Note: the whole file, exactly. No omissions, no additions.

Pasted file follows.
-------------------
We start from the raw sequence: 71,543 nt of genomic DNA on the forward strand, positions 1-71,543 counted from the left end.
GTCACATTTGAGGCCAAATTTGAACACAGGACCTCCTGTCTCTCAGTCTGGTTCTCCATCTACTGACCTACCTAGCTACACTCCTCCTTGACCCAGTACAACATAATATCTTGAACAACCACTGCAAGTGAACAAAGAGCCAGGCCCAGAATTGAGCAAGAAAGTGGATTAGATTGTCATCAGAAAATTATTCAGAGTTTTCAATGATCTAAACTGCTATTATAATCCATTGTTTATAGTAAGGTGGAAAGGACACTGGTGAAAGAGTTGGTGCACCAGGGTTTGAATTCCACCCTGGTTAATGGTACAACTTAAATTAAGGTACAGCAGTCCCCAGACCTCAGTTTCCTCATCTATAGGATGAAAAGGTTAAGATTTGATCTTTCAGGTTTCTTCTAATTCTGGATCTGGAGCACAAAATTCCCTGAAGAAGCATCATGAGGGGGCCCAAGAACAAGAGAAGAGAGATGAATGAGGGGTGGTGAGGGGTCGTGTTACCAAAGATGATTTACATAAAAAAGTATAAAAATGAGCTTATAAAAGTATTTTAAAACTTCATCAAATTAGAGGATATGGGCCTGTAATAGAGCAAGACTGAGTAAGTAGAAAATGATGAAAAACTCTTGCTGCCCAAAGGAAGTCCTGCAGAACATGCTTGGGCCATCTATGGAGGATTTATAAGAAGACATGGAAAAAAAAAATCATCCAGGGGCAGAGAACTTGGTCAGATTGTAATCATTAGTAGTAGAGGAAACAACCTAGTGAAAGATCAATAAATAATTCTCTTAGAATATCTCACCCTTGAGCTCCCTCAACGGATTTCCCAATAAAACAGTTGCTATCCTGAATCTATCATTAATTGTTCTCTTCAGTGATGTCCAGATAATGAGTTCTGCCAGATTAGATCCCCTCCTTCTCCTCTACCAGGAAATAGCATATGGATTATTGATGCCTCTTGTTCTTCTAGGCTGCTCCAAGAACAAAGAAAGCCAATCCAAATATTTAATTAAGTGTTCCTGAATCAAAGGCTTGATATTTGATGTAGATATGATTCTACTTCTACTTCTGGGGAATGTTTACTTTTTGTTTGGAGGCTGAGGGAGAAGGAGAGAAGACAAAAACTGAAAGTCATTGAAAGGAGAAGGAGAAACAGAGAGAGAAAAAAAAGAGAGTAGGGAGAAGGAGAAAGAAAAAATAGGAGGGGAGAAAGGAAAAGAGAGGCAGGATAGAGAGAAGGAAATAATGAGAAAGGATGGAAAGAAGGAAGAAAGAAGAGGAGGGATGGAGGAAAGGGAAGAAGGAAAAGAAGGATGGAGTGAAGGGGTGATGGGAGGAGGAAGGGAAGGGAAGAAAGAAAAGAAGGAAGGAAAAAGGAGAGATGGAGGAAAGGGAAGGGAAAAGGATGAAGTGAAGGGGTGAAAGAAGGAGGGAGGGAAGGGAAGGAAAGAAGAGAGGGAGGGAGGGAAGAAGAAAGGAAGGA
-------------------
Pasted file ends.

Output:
We start from the raw sequence: 71,543 nt of genomic DNA on the forward strand, positions 1-71,543 counted from the left end.
GTCACATTTGAGGCCAAATTTGAACACAGGACCTCCTGTCTCTCAGTCTGGTTCTCCATCTACTGACCTACCTAGCTACACTCCTCCTTGACCCAGTACAACATAATATCTTGAACAACCACTGCAAGTGAACAAAGAGCCAGGCCCAGAATTGAGCAAGAAAGTGGATTAGATTGTCATCAGAAAATTATTCAGAGTTTTCAATGATCTAAACTGCTATTATAATCCATTGTTTATAGTAAGGTGGAAAGGACACTGGTGAAAGAGTTGGTGCACCAGGGTTTGAATTCCACCCTGGTTAATGGTACAACTTAAATTAAGGTACAGCAGTCCCCAGACCTCAGTTTCCTCATCTATAGGATGAAAAGGTTAAGATTTGATCTTTCAGGTTTCTTCTAATTCTGGATCTGGAGCACAAAATTCCCTGAAGAAGCATCATGAGGGGGCCCAAGAACAAGAGAAGAGAGATGAATGAGGGGTGGTGAGGGGTCGTGTTACCAAAGATGATTTACATAAAAAAGTATAAAAATGAGCTTATAAAAGTATTTTAAAACTTCATCAAATTAGAGGATATGGGCCTGTAATAGAGCAAGACTGAGTAAGTAGAAAATGATGAAAAACTCTTGCTGCCCAAAGGAAGTCCTGCAGAACATGCTTGGGCCATCTATGGAGGATTTATAAGAAGACATGGAAAAAAAAAATCATCCAGGGGCAGAGAACTTGGTCAGATTGTAATCATTAGTAGTAGAGGAAACAACCTAGTGAAAGATCAATAAATAATTCTCTTAGAATATCTCACCCTTGAGCTCCCTCAACGGATTTCCCAATAAAACAGTTGCTATCCTGAATCTATCATTAATTGTTCTCTTCAGTGATGTCCAGATAATGAGTTCTGCCAGATTAGATCCCCTCCTTCTCCTCTACCAGGAAATAGCATATGGATTATTGATGCCTCTTGTTCTTCTAGGCTGCTCCAAGAACAAAGAAAGCCAATCCAAATATTTAATTAAGTGTTCCTGAATCAAAGGCTTGATATTTGATGTAGATATGATTCTACTTCTACTTCTGGGGAATGTTTACTTTTTGTTTGGAGGCTGAGGGAGAAGGAGAGAAGACAAAAACTGAAAGTCATTGAAAGGAGAAGGAGAAACAGAGAGAGAAAAAAAAGAGAGTAGGGAGAAGGAGAAAGAAAAAATAGGAGGGGAGAAAGGAAAAGAGAGGCAGGATAGAGAGAAGGAAATAATGAGAAAGGATGGAAAGAAGGAAGAAAGAAGAGGAGGGATGGAGGAAAGGGAAGAAGGAAAAGAAGGATGGAGTGAAGGGGTGATGGGAGGAGGAAGGGAAGGGAAGAAAGAAAAGAAGGAAGGAAAAAGGAGAGATGGAGGAAAGGGAAGGGAAAAGGATGAAGTGAAGGGGTGAAAGAAGGAGGGAGGGAAGGGAAGGAAAGAAGAGAGGGAGGGAGGGAAGAAGAAAGGAAGGA